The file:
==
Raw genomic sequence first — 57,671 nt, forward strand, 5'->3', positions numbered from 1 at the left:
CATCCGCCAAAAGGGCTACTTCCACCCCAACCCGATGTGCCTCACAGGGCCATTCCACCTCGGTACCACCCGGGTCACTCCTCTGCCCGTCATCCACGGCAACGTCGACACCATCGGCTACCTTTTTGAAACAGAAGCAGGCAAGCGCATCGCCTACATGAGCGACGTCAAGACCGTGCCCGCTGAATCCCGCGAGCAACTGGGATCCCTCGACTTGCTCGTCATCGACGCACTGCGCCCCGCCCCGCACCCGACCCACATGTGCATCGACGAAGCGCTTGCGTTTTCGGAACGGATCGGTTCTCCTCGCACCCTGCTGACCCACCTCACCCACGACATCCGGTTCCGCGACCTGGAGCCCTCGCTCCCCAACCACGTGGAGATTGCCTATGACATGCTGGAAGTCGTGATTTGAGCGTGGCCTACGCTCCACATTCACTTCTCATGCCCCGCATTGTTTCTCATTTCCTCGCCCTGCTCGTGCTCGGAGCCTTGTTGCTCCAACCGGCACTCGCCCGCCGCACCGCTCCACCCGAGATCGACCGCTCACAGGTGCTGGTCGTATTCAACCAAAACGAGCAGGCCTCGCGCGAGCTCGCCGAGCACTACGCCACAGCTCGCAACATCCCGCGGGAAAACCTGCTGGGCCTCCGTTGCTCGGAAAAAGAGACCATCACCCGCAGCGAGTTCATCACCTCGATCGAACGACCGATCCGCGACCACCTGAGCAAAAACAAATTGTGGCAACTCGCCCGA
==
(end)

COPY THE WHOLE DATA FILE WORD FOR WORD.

Raw genomic sequence first — 57,671 nt, forward strand, 5'->3', positions numbered from 1 at the left:
CATCCGCCAAAAGGGCTACTTCCACCCCAACCCGATGTGCCTCACAGGGCCATTCCACCTCGGTACCACCCGGGTCACTCCTCTGCCCGTCATCCACGGCAACGTCGACACCATCGGCTACCTTTTTGAAACAGAAGCAGGCAAGCGCATCGCCTACATGAGCGACGTCAAGACCGTGCCCGCTGAATCCCGCGAGCAACTGGGATCCCTCGACTTGCTCGTCATCGACGCACTGCGCCCCGCCCCGCACCCGACCCACATGTGCATCGACGAAGCGCTTGCGTTTTCGGAACGGATCGGTTCTCCTCGCACCCTGCTGACCCACCTCACCCACGACATCCGGTTCCGCGACCTGGAGCCCTCGCTCCCCAACCACGTGGAGATTGCCTATGACATGCTGGAAGTCGTGATTTGAGCGTGGCCTACGCTCCACATTCACTTCTCATGCCCCGCATTGTTTCTCATTTCCTCGCCCTGCTCGTGCTCGGAGCCTTGTTGCTCCAACCGGCACTCGCCCGCCGCACCGCTCCACCCGAGATCGACCGCTCACAGGTGCTGGTCGTATTCAACCAAAACGAGCAGGCCTCGCGCGAGCTCGCCGAGCACTACGCCACAGCTCGCAACATCCCGCGGGAAAACCTGCTGGGCCTCCGTTGCTCGGAAAAAGAGACCATCACCCGCAGCGAGTTCATCACCTCGATCGAACGACCGATCCGCGACCACCTGAGCAAAAACAAATTGTGGCAACTCGCCCGA